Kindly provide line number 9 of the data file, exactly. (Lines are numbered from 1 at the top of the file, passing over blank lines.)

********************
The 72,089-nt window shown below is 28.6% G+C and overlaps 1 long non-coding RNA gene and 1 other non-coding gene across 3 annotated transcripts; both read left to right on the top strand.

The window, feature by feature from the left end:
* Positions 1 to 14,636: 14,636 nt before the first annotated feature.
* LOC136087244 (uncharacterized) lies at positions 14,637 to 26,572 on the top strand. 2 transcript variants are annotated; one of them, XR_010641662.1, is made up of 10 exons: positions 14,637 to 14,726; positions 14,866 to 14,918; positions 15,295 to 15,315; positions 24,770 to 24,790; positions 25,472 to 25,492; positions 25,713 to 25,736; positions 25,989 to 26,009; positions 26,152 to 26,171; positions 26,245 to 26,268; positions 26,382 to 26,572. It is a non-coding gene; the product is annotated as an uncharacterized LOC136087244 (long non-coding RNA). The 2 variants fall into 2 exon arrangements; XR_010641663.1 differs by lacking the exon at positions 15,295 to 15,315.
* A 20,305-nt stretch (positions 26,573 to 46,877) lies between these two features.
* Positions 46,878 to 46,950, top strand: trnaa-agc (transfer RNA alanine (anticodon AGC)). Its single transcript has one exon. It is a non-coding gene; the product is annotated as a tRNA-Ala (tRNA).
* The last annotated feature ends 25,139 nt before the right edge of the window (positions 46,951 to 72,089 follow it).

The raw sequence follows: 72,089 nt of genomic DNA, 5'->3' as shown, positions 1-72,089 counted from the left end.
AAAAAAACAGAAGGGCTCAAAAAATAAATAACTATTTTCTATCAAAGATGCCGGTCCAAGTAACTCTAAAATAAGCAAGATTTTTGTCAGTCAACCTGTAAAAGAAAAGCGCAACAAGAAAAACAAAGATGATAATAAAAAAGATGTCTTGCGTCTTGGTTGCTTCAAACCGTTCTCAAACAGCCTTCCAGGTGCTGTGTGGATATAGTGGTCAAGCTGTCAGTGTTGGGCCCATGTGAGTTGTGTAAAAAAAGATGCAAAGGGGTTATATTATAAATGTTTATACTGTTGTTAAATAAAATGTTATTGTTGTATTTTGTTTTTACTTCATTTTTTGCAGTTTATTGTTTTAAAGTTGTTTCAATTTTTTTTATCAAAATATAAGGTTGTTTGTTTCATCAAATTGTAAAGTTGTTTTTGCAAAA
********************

AAAAAAACAGAAGGGCTCAAAAAATAAATAACTATTTTCTATCAAAGATGCCGGTCCAAGTAACTCTAAAATAAGCAAGATTTTTGTCAGTCAACCTGTAAAAGAAAAGCGCAACAAGAAAAACAAAGATGATAATAAAAAAGATGTCTTGCGTCTTGGTTGCTTCAAACCGTTCTCAAACAGCCTTCCAGGTGCTGTGTGGATATAGTGGTCAAGCTGTCAGTGTTGGGCCCATGTGAGTTGTGTAAAAAAAGATGCAAAGGGGTTATATTATAAATGTTTATACTGTTGTTAAATAAAATGTTATTGTTGTATTTTGTTTTTACTTCATTTTTTGCAGTTTATTGTTTTAAAGTTGTTTCAATTTTTTTTATCAAAATATAAGGTTGTTTGTTTCATCAAATTGTAAAGTTGTTTTTGCAAAA